Types of Chip Formation – Continuous, Built-Up Edge, Discontinuous and Serrated Chips


The type of chip formation during the metal cutting process depends upon
  • Properties of material
  • Cutting speed, feed, and depth of cut
  • Tool geometry
  • A machining environment such as temperature and type of cutting fluid used.
Other less significant factors that affect chip formation are coefficient of friction and the surface finish of cutting tool. The chips produced during the machining can be broadly classified into the following types.

Continuous chip

Favorable conditions for continuous chips are
  • Ductile workpiece
  • High speed
  • Low feed rate
  • Low depth of cutting
  • High back rake angle.
  • Less friction between tool face and chip
Continuous chip obtained when cutting of ductile material like aluminium and low carbon steel. The chips come out without fracture in the form of either long string or bend into a tight roll. If this chip hit finished parts of the work, it spoils the finished surface. To avoid this, a chip breaker is used to break continues chip. High back rake angle favors the continuous chip by providing resistance to chip flow.

Continuous chip with built-up edge

  • Favorable conditions are
  • High friction at tool face
  • Low rake angle
  • Ineffective cutting fluid
  • Low speed
  • High feed rate
  • High depth of cut
Similar to the continuous chip except the built-up edge at the nose of the tool. At low speed, the heat dissipation at cutting edge is also low. At high temperature and pressure the chip material stick or weld itself to the cutting edge and tool face near the nose. It is called built up edge (BUE). This built-up edge initially gives strength to cutting edge; however the size of the built-up edge increase as cutting continuous and change the tool geometry. At some point this accumulated built-up is carried away by the chip, a part of tool may lose in this mechanism (It is called adhesion wear). The tendency for built-up edge formation can be decreased by using a tool that has a lower chemical affinity towards the workpiece material.
Built-up edge is undesirable because[Why a built up edge on a tool is undesirable?]
  1. Poor surface finish
  2. The high power consumption
  3. Reduce tool life by accelerating tool wear
  4. Fluctuation in cutting force induces vibration that causes tool failure.

Discontinuous chip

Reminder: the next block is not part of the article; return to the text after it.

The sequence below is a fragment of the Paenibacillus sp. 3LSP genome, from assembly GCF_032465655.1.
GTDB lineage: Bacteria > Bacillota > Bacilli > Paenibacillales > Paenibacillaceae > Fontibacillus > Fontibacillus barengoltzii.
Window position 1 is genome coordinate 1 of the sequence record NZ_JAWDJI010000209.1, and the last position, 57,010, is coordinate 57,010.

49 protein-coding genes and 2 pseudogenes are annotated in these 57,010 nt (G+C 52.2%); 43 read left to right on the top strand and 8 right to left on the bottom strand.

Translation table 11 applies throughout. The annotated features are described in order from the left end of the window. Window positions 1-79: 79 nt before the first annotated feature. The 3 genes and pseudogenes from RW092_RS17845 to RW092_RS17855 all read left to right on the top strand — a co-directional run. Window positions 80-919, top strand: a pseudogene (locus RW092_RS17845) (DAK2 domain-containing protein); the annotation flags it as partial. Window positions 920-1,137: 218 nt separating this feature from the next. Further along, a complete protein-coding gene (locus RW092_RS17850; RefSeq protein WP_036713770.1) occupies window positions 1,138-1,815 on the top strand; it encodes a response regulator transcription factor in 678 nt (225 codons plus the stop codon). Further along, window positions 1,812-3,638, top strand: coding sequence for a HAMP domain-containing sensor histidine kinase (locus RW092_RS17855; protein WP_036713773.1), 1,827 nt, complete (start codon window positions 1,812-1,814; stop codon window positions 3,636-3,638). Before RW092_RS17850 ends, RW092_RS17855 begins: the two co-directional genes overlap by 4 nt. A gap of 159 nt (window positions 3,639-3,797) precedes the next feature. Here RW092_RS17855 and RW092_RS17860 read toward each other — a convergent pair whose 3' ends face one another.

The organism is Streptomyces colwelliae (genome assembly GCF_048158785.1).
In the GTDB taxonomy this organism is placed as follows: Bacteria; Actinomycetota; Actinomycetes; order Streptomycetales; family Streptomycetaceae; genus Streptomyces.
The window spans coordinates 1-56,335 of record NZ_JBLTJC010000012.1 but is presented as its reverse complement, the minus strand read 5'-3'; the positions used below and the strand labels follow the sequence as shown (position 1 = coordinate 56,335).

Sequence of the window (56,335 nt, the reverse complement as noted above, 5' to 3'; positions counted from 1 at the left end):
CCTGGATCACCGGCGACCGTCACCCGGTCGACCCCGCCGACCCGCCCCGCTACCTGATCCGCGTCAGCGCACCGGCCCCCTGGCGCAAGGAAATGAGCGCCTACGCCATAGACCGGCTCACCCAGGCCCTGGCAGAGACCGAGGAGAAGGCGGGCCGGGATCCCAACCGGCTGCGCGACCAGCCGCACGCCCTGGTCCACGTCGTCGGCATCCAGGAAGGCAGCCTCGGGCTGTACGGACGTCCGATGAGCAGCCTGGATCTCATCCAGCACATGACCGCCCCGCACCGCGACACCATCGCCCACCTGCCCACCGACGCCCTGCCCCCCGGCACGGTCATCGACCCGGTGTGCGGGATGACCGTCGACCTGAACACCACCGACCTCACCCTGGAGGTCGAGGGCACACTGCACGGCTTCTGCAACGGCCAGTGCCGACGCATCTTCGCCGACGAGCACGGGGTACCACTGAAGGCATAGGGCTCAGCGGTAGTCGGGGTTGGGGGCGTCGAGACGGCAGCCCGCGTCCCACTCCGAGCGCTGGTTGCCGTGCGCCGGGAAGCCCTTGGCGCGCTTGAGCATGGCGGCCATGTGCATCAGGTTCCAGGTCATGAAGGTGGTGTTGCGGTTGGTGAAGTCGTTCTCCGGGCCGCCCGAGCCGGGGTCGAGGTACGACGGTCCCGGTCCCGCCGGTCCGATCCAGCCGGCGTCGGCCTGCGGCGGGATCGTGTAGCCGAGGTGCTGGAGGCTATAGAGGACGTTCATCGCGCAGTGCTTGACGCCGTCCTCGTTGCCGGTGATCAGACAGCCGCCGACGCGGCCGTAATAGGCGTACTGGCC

Favorable conditions for these type chips are
  • Hard and brittle work material
  • The workpiece is having hard inclusion and impurities
  • Low speed
  • High feed rate
  • High depth of cut
  • Low back rake angle
  • High friction
  • Low stiffness of machine tools that allows vibrations.

While machining the deformed metal rapture ahead of the tool when compressive force reaches the fracture limit of the material. Discontinuous chips are the fragments of the plastically deformed workpiece which are either loosely connected (adhere each other) or entirely separate. The material having low ductility such as brass has this type of plastic chip formation.

As most of the heat generated carried out by the chip, temperature at the edge of tool is less, and longer life of tool is the result. For brittle material, discontinuous chip gives a fair surface finish, lower power consumption and increase tool life. But in ductile materials, it causes a poor surface finish and excessive tool wear. Discontinuous chips are convenient to handle and dispose of.

Non-homogenous chip (serrated chip)

They are semi-continuous chips formed due to non-uniform strain on the material during cutting. It has sawtooth-like appearance due to zones of low and high shear strain. This type of chip formed in a material whose mechanical strength decreases with increase in temperature (thermal softening) and which have low thermal conductivity. A non-homogenous chip formed during machining of titanium alloys at medium speed.

- Types of tool wear - Flank wear, crater wear, corner wear

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